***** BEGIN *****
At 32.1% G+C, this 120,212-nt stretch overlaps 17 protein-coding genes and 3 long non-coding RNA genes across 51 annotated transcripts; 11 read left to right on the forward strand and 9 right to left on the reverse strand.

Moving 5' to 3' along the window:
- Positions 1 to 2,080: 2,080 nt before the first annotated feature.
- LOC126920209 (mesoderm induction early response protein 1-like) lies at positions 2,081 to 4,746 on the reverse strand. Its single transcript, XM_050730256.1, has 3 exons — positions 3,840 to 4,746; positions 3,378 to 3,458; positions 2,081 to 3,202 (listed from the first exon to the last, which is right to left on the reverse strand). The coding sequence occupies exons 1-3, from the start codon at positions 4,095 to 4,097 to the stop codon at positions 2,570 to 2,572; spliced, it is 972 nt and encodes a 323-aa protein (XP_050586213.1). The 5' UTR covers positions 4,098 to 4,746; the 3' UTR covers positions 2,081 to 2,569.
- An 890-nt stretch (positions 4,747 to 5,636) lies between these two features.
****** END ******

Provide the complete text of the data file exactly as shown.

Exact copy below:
At 32.1% G+C, this 120,212-nt stretch overlaps 17 protein-coding genes and 3 long non-coding RNA genes across 51 annotated transcripts; 11 read left to right on the forward strand and 9 right to left on the reverse strand.

Moving 5' to 3' along the window:
- Positions 1 to 2,080: 2,080 nt before the first annotated feature.
- LOC126920209 (mesoderm induction early response protein 1-like) lies at positions 2,081 to 4,746 on the reverse strand. Its single transcript, XM_050730256.1, has 3 exons — positions 3,840 to 4,746; positions 3,378 to 3,458; positions 2,081 to 3,202 (listed from the first exon to the last, which is right to left on the reverse strand). The coding sequence occupies exons 1-3, from the start codon at positions 4,095 to 4,097 to the stop codon at positions 2,570 to 2,572; spliced, it is 972 nt and encodes a 323-aa protein (XP_050586213.1). The 5' UTR covers positions 4,098 to 4,746; the 3' UTR covers positions 2,081 to 2,569.
- An 890-nt stretch (positions 4,747 to 5,636) lies between these two features.